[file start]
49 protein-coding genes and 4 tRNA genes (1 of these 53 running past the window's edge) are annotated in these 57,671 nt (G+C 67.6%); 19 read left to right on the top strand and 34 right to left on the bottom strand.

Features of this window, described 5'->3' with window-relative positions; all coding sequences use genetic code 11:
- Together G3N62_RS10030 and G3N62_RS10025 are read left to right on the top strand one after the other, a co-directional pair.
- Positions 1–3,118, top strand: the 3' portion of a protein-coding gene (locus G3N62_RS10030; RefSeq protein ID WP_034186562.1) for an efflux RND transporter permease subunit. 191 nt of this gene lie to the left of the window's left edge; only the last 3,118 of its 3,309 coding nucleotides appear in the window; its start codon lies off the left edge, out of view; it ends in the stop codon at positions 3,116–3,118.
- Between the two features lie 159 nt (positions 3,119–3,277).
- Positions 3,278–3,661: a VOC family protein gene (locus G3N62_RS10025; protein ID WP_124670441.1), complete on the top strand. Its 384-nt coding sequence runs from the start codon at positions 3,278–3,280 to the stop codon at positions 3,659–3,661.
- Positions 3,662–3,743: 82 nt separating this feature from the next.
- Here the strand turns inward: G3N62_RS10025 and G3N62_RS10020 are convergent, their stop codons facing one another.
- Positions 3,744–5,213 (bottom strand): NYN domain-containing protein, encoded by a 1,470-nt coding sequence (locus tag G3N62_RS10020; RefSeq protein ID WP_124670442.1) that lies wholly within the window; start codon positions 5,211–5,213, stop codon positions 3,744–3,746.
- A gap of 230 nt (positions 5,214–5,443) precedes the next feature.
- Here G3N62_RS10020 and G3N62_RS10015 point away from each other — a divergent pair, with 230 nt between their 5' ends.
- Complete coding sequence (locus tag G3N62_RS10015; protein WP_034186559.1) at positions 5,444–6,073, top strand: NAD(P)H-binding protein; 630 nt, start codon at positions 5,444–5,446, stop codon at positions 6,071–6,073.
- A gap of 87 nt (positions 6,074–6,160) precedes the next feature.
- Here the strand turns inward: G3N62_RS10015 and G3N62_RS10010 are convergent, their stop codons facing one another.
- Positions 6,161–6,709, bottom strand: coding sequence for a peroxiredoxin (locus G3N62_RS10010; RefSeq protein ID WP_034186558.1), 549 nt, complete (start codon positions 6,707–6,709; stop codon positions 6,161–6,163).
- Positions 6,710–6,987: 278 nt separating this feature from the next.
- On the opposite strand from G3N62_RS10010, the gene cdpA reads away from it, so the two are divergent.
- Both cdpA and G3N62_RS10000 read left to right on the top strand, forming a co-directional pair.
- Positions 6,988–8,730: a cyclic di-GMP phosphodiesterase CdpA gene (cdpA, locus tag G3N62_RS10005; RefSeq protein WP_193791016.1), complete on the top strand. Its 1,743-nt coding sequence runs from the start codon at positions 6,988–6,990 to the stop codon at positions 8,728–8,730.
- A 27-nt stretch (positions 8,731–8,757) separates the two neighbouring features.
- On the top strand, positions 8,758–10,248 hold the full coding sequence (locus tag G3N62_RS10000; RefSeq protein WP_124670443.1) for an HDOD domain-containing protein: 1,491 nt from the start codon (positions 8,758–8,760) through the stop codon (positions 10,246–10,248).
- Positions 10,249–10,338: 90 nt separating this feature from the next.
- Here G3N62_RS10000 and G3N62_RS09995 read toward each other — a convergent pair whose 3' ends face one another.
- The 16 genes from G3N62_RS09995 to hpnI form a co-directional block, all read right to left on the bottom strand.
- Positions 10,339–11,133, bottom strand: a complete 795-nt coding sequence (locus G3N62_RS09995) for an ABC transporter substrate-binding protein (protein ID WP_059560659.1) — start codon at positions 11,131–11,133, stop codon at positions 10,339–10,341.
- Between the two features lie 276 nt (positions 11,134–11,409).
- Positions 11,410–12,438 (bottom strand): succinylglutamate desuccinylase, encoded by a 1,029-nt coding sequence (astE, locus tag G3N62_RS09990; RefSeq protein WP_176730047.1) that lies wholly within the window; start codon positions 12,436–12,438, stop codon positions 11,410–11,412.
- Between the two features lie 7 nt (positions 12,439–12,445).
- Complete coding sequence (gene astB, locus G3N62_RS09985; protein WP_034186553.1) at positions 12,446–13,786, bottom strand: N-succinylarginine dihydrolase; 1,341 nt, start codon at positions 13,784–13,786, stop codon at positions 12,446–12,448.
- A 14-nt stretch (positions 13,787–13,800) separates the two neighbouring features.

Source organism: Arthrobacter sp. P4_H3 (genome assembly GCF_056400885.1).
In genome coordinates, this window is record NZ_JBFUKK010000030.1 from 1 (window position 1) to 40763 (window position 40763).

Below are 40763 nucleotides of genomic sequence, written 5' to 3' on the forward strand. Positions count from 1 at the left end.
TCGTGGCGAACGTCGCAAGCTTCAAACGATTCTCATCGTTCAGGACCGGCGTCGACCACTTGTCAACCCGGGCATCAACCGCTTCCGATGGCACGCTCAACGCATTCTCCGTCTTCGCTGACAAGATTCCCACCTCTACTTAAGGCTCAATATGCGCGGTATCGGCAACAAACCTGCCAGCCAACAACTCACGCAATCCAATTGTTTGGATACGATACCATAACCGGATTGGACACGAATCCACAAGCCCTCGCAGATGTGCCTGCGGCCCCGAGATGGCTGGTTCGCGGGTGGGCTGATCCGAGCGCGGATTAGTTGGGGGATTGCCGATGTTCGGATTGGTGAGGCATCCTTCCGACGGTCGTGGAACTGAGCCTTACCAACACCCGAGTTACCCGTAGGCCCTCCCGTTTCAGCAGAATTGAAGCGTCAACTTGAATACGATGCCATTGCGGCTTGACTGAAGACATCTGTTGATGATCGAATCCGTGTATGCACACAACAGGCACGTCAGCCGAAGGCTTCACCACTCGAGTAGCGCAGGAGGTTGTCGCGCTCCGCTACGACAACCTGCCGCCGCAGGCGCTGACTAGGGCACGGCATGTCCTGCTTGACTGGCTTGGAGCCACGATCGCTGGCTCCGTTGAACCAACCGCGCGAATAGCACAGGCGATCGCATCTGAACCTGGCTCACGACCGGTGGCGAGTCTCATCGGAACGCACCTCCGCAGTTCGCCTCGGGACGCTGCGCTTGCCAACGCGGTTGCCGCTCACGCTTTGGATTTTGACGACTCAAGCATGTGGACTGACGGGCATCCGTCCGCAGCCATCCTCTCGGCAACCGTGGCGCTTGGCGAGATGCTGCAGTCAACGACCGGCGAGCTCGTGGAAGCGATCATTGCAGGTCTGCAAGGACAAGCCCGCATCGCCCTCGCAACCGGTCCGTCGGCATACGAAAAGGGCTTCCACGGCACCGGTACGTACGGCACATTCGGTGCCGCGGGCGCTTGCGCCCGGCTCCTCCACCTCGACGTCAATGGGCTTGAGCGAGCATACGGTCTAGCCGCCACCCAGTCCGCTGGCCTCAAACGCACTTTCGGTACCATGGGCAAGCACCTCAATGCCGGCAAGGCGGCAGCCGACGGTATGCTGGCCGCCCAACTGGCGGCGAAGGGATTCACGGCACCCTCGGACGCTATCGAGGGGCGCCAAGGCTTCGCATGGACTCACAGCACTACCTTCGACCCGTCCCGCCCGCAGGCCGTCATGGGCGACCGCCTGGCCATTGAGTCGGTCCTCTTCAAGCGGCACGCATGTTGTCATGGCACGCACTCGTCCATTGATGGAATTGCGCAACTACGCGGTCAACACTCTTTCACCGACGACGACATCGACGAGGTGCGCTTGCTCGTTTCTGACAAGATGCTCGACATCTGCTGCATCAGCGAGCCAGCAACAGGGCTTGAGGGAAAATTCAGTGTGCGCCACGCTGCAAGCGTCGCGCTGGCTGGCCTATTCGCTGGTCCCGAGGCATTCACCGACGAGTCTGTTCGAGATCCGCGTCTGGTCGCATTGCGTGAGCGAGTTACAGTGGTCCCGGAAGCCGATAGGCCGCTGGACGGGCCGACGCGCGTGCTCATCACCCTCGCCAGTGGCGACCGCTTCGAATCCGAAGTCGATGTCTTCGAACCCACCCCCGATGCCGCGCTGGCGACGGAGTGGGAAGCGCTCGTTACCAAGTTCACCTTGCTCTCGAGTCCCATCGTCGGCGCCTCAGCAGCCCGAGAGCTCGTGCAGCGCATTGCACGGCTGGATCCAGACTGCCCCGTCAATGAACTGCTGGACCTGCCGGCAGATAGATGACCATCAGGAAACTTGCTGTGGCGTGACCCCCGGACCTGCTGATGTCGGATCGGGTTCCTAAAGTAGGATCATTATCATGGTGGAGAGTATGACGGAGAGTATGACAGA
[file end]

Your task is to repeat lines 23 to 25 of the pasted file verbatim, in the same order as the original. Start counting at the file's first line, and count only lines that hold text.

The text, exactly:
- Here G3N62_RS10000 and G3N62_RS09995 read toward each other — a convergent pair whose 3' ends face one another.
- The 16 genes from G3N62_RS09995 to hpnI form a co-directional block, all read right to left on the bottom strand.
- Positions 10,339–11,133, bottom strand: a complete 795-nt coding sequence (locus G3N62_RS09995) for an ABC transporter substrate-binding protein (protein ID WP_059560659.1) — start codon at positions 11,131–11,133, stop codon at positions 10,339–10,341.